Deep into the Center of the Milky Way
Event Horizon Telescope Reveals Magnetic Fields at the Central Black Hole of our Galaxy
Most people think of black holes as giant vacuum cleaners sucking in everything that gets too close. But the supermassive black holes at the centers of galaxies are more like cosmic engines, converting energy from infalling matter into intense radiation that can outshine the combined light from all surrounding stars. If the black hole is spinning, it can generate strong jets that blast across thousands of light-years and shape entire galaxies. These black hole engines are thought to be powered by magnetic fields. For the first time, astronomers have detected magnetic fields just outside the event horizon of the black hole at the center of our Milky Way galaxy.
“Understanding these magnetic fields is critical. Nobody has been able to resolve magnetic fields near the event horizon until now,” says lead author Michael Johnson of the Harvard-Smithsonian Center for Astrophysics (CfA).
“These magnetic fields have been predicted to exist, but no one has seen them before. Our data puts decades of theoretical work on solid observational ground,” adds principal investigator Shep Doeleman of the CfA.
This feat was achieved using the Event Horizon Telescope (EHT) – a global network of radio telescopes that link together to function as one giant telescope the size of Earth. Since larger telescopes can provide greater detail, the EHT ultimately will resolve features as small as 15 micro-arcseconds. (An arcsecond is 1/3600 of a degree, and 15 micro-arcseconds is the angular equivalent of seeing a golf-ball on the moon.)
Such resolution is needed because a black hole is the most compact object in the universe. The Milky Way’s central black hole, Sagittarius A* (pronounced A-star), weighs about 4 million times as much as our Sun, yet its event horizon spans only 8 million miles – smaller than the orbit of Mercury. And since it is located 25,000 light-years away, this size corresponds to an incredibly small 10 micro-arcseconds across. Fortunately, the intense gravity of the black hole warps light and magnifies the event horizon so that it appears larger on the sky – about 50 micro-arcseconds – a region that the EHT can easily resolve.
The Event Horizon Telescope made observations at a wavelength of 1.3 mm. The team measured how that light is linearly polarized. On Earth, sunlight becomes linearly polarized by reflections, which is why sunglasses are polarized to block light and reduce glare. In the case of Sagittarius A* (Sgr A*), polarized light is emitted by electrons spiraling around magnetic field lines. As a result, this light directly traces the structure of the magnetic field.
Sgr A* is surrounded by an accretion disk of material orbiting the black hole. The team found that magnetic fields in some regions near the black hole are disorderly, with jumbled loops and whorls resembling intertwined spaghetti. In contrast, other regions showed a much more organized pattern, possibly in the region where jets would be generated.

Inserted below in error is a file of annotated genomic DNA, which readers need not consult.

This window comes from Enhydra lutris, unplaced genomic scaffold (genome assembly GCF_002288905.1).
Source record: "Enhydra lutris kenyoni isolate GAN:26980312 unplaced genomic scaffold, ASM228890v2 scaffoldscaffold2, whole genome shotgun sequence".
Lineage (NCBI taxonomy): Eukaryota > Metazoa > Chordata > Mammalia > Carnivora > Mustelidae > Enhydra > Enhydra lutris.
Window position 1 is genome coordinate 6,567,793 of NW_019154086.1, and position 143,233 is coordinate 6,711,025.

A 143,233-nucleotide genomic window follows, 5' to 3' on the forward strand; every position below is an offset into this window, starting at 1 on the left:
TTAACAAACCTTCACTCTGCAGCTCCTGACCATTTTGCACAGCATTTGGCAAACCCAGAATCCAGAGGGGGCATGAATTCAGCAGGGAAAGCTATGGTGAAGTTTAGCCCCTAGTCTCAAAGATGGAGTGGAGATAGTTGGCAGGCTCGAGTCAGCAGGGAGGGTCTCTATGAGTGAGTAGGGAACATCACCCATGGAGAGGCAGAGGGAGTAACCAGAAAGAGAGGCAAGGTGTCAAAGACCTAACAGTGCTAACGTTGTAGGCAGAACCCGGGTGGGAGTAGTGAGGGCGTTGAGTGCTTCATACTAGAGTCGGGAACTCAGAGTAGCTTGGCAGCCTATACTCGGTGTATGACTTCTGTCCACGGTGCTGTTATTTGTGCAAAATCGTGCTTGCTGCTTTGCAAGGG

They also found that the magnetic fields fluctuated on short time scales of only 15 minutes or so.
“Once again, the galactic center is proving to be a more dynamic place than we might have guessed,” says Michael Johnson. “Those magnetic fields are dancing all over the place.”
These observations used astronomical facilities in three geographic locations: the Submillimeter Array and the James Clerk Maxwell Telescope (both on Mauna Kea in Hawaii), the Submillimeter Telescope on Mt. Graham in Arizona, and the Combined Array for Research in Millimeter-wave Astronomy (CARMA) near Bishop, California.
"As the EHT project gathers more data it will achieve greater resolution with the goal of directly imaging a black hole’s event horizon for the first time", says Anton Zensus, Director at MPIfR and head of its Radio Astronomy/VLBI research department.
“The addition of the large millimeter telescopes, like both IRAM telescopes in Europe, and ALMA/APEX in Chile, will further enhance the VLBI imaging capabilities, allowing astronomers to watch the polarization varying as matter swirls around the black hole”, explains Thomas Krichbaum, also from MPIfR.
“The only way to build a telescope that spans the Earth is to assemble a Global team of scientists working together. With this result, the EHT team is one step closer to solving a central paradox in astronomy: why are black holes so bright?” concludes Shep Doeleman.
The research team includes Michael D. Johnson, the lead author, Sheperd S. Doeleman, Lindy Blackburn, Ray Blundell, Andrew A. Chael, Mark A. Gurwell, Michael Kosowsky, Abraham Loeb, James M. Moran, Ramesh Narayan, Rurik A. Primiani, Katherine Rosenfeld, Laura Vertatschitsch, Jonathan Weintroub, Ken H. Young (all from Harvard-Smithsonian CfA), Vincent L. Fish, Kazunori Akiyama, Christopher Beaudoin, Roger Cappallo, Geoffrey B. Crew, Alan E. E. Rogers, Jason SooHoo, Michael Titus (all from Haystack Observatory), Daniel P. Marrone, Robert Freund, Dimitrios Psaltis, Lucy M. Ziurys (Steward Observatory), Richard L. Plambeck, Matt Dexter, David MacMahon, Melvyn Wright (Dep. of Astronomy, UCB), John F. C. Wardle (Dep. of Physics, Brandeis Univ.), Keiichi Asada, Paul T. P. Ho, Makoto Inoue (Inst. Astron. Astrophys., Taipei), Geoffrey C. Bower (ASIAA, Hilo), Christiaan Brinkerink, Remo P. J. Tilanus (Radboud Univ. Nijmegen), Avery E. Broderick (Inst. Theor. Phys., Waterloo), Jason Dexter (MPE Garching), Per Friberg (JCMT, Hilo), Jonathan C. McKinney, Roman Gold (Univ. of Maryland), Mareki Honma (NAOJ, Tokyo), James Lamb (OVRO, CalTech).
MPIfR scientists in the team comprise Thomas P. Krichbaum, Ru-Sen Lu and J. Anton Zensus.
The EHT is supported by grants from the National Science Foundation and from the Gordon and Betty Moore Foundation.